According to the World Health Organization, an estimated 5% of the world's adults are affected by depression. At its worst, depression can lead to suicide. Yet even today, this mental disorder is not necessarily taken seriously in terms of the need for prevention and treatment. Since treatment options are now available for all stages of depression, better awareness of its nature and causes could help in dealing with this disorder promptly and effectively. The following fact sheet from IQ.HSE summarizes several recent research findings on depression, including its contributing factors and manifestations in today's digital society.
The social and psychological consequences of inequality are a major research focus worldwide. A recent paper examines the mental health consequences of poverty and social inequity and demonstrates that the experience of poverty, particularly during childhood, is associated with negative outcomes such as depression, and that higher rates of depression are found in populations with greater income inequality.
Studies in Russia also show a connection between poverty and adverse mental health consequences. HSE and World Bank researchers have found that the risk of falling into poverty was associated with lower subjective wellbeing and life satisfaction in almost all population groups.
HSE researchers have confirmed that impostor syndrome can cause benign perfectionism to develop into psychological distress. Impostor syndrome can affect anyone irrespective of occupation, but it is particularly common in women who have made major achievements in business or academia. A person who suffers from maladaptive perfectionism, i.e., the tendency to place excessive, unattainable demands on oneself, often focuses obsessively on what they have not accomplished and fears exposure.
The HSE study suggests that impostor syndrome fully mediates the link between perfectionism and anxiety, and partly that between perfectionism and depression. Manifestations of impostor syndrome thus need to be addressed in order to prevent the occurrence of depression.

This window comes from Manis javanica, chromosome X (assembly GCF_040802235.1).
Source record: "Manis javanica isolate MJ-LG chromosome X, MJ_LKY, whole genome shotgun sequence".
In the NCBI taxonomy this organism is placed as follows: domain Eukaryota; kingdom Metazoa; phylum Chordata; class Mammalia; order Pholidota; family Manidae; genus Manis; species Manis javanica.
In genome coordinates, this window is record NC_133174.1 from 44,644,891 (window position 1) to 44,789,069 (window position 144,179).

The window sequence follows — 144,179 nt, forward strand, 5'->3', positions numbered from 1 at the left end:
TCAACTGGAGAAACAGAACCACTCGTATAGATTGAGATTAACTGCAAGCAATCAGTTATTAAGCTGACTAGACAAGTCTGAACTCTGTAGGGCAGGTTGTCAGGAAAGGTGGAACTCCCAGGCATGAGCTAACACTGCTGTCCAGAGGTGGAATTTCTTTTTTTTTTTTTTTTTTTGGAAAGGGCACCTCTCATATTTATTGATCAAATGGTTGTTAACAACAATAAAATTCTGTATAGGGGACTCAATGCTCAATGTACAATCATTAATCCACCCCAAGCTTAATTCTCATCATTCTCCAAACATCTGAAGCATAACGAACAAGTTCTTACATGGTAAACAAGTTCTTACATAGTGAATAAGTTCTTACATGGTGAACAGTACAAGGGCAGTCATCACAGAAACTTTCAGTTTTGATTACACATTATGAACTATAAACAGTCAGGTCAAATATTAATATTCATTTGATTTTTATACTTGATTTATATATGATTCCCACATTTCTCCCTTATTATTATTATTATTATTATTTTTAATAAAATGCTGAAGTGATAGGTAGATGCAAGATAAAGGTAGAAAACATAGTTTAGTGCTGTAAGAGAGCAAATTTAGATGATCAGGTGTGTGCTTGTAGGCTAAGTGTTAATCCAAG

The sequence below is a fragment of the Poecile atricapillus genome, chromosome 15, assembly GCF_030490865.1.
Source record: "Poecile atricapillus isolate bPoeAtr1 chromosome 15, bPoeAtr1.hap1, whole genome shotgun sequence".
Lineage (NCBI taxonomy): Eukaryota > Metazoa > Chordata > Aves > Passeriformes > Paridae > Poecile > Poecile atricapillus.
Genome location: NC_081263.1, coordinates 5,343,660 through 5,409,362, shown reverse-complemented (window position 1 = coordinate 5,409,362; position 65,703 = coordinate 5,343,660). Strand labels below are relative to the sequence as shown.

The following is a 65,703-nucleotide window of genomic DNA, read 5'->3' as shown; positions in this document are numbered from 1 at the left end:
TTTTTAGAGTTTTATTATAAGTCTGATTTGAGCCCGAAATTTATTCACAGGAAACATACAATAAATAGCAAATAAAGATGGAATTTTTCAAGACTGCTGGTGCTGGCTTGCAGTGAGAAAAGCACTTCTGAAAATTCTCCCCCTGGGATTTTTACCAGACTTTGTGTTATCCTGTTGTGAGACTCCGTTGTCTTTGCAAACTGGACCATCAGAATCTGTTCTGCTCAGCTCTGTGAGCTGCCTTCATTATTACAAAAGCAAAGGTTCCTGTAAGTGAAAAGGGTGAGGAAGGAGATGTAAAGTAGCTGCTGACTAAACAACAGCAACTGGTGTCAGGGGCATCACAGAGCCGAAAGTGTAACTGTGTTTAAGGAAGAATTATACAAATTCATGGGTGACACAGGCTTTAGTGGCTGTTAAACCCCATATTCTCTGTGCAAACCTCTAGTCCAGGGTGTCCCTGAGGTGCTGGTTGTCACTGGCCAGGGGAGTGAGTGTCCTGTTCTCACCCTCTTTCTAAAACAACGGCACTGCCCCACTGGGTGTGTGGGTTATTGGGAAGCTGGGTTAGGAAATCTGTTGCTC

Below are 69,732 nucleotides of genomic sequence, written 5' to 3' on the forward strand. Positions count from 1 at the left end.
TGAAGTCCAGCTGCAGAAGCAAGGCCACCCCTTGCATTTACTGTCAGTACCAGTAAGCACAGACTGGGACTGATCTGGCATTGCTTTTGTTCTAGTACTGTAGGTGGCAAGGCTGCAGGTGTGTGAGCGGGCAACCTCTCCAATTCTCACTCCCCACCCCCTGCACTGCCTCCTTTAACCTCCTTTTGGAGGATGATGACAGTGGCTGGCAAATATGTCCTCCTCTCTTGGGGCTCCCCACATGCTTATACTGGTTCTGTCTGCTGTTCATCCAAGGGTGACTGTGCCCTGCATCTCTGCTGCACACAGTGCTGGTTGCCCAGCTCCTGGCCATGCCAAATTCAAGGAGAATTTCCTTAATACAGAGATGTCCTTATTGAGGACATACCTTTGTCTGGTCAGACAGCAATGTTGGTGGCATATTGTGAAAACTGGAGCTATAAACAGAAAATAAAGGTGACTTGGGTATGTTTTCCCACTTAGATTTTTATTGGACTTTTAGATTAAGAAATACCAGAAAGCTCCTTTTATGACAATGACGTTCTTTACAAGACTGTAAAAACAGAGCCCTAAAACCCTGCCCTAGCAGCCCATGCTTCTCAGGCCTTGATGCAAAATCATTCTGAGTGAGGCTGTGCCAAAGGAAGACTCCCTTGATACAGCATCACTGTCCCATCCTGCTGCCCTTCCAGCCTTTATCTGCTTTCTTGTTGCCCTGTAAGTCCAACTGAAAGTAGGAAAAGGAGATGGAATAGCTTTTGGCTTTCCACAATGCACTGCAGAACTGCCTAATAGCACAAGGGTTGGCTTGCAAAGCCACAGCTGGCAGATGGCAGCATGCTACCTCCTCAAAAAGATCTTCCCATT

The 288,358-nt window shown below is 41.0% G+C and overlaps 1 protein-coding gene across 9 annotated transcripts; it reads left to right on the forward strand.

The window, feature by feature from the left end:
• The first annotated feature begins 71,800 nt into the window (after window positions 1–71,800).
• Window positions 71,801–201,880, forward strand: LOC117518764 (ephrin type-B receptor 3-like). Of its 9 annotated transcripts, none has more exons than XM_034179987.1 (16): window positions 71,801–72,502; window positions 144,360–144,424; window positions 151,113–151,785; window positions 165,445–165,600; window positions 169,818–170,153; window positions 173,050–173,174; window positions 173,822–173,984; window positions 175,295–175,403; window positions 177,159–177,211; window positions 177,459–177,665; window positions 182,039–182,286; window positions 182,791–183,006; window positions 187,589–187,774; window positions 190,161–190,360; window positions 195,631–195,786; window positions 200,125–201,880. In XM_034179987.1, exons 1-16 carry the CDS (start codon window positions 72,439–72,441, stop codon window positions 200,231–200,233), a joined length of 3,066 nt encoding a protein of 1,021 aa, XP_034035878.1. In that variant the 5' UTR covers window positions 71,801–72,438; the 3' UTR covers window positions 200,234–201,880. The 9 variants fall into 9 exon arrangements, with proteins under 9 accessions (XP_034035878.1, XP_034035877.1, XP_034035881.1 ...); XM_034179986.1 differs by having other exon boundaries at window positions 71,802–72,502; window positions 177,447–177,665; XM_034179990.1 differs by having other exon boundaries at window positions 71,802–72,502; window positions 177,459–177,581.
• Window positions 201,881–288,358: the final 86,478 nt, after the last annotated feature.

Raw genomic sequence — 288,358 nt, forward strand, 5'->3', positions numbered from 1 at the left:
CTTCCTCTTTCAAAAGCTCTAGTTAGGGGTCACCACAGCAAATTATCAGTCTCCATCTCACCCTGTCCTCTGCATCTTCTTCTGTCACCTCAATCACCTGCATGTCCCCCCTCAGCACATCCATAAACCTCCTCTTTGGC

Numerous studies have shown that a loss of social status can lead to depression. A person's response to status challenges and conflicts seems to play a major role. A person’s decision to discontinue an obviously useless struggle for status thus contributes to better mental health outcomes.
Deliberate self-deprecation carries the maximum risks of depression. In his book Good Reasons for Bad Feelings: Insights from the Frontier of Evolutionary Psychiatry , physician, scientist and author Dr Randolph M. Nesse suggests that the social strategy of self-deprecation serves as defence against attacks by someone who is more powerful. He uses the example of a spouse who downplays their own accomplishments and merits, even in their own eyes, in order to preserve the marriage.
But there is also good news. Older people appear to suffer less from depression, despite factors such as retirement, children moving out, loss of habitual social roles and activities, and others. A HSE study found lower rates of apathy and depression and higher levels of subjective happiness in people aged 65 and older.
The authors note that the decrease in negative characteristics can be explained by the so-called 'emotional paradox in the aging brain'. Compared to younger adults, it has been shown that older people react less to negative situations, ignore irrelevant negative stimuli better, and remember relatively more positive than negative information.
This conclusion is consistent with earlier findings. A large international study conducted in 145 countries confirmed the 'happiness U-curve' that describes the relationship between age and subjective happiness and indicates that subjective happiness levels are at their lowest around the age of 50 — or more exactly, at 48, and gradually increase after that.
Recently, researchers have become interested in whether it is possible to predict an individual's mental state by looking at their social media profiles. While most research in this area has been conducted by international authors, there are a few studies from Russia. One of these studies uses data from the VKontakte (currently, VK ) social network.
It turns out that some unobvious signs can indicate depression in VKontakte/ VK users, such as being subscribed to numerous 'interesting' pages and chats and having a large number of 'friends'. The researchers assume that a depressed person may be using excessive social media presence to compensate for limited real-life communication and socialization.
A large number of posted statuses and audio recordings can also indicate depression, as such statuses do not involve direct communication. The same applies to audio recordings. In addition, users suffering from depression may be listening to music more as a means of emotional regulation.